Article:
WIKIMEDIA, NYTTENDThe Supreme Court ruled on Monday (May 13) on the case Bowman versus Monsanto that the agricultural biotechnology company retained its patent rights over soybeans descended from the company’s seeds and planted by Indiana farmer Vernon Hugh Bowman. The decision was a limited one, meaning that the justices are confining their ruling to this particular case rather than making any sweeping statements.
Monsanto makes a type of patented transgenic soybean that is resistant to the herbicide glyphosate, or Roundup. Bowman bought Roundup-resistant soybean seeds from Monsanto for his main crop each year. But when it came to planting his riskier second crop of the season, he elected to use unlabelled seeds purchased at a grain elevator, which he could have presumed to include Roundup-resistant seeds from Monsanto. He then treated the crops with Roundup, effectively selecting for Monsanto seeds.
Farmers that buy Monsanto seeds sign a contract stating...
The concept behind Bowman’s defense was “patent exhaustion,” the idea that anyone who purchases an individual patented item has the right to resell it. But Justice Elena Kagan, writing for the whole Supreme Court, argued that patent exhaustion does not extend to making copies of the patented item, which Bowman was effectively doing by using multiple generations of the crops. “Patent exhaustion does not permit a farmer to reproduce patented seeds through planting and harvesting without the patent holder’s permission,” the court’s decision read.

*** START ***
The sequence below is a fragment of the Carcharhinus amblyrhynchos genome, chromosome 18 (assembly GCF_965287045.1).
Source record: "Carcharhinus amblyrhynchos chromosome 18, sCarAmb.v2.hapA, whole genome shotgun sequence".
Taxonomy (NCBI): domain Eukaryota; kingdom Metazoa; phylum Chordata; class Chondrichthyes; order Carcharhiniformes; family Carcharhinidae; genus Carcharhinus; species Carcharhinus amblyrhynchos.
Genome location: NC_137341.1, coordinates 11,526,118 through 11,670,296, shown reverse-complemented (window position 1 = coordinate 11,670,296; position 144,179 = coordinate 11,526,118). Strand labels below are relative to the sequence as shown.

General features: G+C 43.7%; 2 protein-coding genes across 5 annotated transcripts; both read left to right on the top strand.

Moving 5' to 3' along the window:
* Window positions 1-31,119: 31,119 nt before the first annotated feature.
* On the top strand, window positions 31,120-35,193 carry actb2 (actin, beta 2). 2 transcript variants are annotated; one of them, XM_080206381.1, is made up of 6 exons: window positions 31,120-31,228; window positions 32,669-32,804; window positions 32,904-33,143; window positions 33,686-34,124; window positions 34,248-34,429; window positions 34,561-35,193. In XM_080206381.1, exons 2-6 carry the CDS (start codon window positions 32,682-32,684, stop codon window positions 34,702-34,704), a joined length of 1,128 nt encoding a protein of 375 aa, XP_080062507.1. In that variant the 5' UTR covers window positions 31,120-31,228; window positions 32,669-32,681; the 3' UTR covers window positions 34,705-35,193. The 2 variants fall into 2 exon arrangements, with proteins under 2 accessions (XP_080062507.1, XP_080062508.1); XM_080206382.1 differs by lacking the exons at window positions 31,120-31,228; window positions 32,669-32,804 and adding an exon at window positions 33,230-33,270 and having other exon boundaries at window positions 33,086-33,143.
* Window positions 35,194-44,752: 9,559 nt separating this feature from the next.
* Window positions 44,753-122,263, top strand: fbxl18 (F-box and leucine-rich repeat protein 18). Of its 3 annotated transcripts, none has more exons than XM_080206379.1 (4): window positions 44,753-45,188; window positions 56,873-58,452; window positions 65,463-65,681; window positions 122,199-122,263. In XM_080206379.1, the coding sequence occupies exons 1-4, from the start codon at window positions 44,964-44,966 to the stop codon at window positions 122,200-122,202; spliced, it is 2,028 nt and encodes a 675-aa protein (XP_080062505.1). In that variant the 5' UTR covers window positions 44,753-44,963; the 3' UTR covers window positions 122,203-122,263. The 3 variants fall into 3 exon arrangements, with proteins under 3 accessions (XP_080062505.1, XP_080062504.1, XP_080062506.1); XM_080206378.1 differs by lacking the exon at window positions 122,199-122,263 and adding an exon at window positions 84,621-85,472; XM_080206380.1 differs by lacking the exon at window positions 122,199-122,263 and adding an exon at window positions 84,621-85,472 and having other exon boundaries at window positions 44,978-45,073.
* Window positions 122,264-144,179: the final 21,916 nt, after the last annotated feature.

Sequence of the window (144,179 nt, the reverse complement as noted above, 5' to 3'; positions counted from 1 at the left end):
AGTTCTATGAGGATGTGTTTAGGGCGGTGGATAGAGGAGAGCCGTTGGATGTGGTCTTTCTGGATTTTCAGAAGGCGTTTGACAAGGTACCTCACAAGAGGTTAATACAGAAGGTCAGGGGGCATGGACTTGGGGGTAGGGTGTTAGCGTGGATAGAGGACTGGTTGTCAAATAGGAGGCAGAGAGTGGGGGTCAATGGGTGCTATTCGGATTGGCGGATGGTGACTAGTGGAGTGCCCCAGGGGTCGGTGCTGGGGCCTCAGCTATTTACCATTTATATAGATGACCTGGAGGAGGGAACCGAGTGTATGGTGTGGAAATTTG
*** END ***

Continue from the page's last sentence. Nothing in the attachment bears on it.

Bowman’s defense also argued that the soybeans, as self-replicating organisms, copied themselves. But Kagan wrote that “it was Bowman, and not the bean, who controlled the reproduction (unto the eighth generation) of Monsanto’s patented invention.”
However, Kagan wrote that the courts rulings did not necessarily apply to other specific cases. For instance, the court had not yet decided how the ruling might change if it applied to a patented organism that truly had replicated “outside the purchaser’s control.”
Hat tips to ScienceInsider, Nature, and The New York Times.
Correction (May 16): This story has been updated from its original version to reflect that glyphosate is an herbicide, not a pesticide. The Scientist regrets the error.